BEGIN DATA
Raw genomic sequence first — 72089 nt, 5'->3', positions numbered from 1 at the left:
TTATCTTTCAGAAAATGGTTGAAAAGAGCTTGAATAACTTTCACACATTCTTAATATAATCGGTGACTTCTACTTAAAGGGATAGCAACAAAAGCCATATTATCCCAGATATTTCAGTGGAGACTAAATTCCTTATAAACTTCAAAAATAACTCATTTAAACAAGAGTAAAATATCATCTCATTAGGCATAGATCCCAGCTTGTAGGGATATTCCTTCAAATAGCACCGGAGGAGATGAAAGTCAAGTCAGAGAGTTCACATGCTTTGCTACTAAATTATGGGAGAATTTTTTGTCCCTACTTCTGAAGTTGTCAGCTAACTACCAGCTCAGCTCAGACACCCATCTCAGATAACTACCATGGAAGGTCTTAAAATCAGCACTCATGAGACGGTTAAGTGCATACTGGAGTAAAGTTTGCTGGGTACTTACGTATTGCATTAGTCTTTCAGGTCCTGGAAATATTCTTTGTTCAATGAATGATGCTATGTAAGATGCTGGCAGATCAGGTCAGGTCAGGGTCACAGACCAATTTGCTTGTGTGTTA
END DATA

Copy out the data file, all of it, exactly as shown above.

Raw genomic sequence first — 72089 nt, 5'->3', positions numbered from 1 at the left:
TTATCTTTCAGAAAATGGTTGAAAAGAGCTTGAATAACTTTCACACATTCTTAATATAATCGGTGACTTCTACTTAAAGGGATAGCAACAAAAGCCATATTATCCCAGATATTTCAGTGGAGACTAAATTCCTTATAAACTTCAAAAATAACTCATTTAAACAAGAGTAAAATATCATCTCATTAGGCATAGATCCCAGCTTGTAGGGATATTCCTTCAAATAGCACCGGAGGAGATGAAAGTCAAGTCAGAGAGTTCACATGCTTTGCTACTAAATTATGGGAGAATTTTTTGTCCCTACTTCTGAAGTTGTCAGCTAACTACCAGCTCAGCTCAGACACCCATCTCAGATAACTACCATGGAAGGTCTTAAAATCAGCACTCATGAGACGGTTAAGTGCATACTGGAGTAAAGTTTGCTGGGTACTTACGTATTGCATTAGTCTTTCAGGTCCTGGAAATATTCTTTGTTCAATGAATGATGCTATGTAAGATGCTGGCAGATCAGGTCAGGTCAGGGTCACAGACCAATTTGCTTGTGTGTTA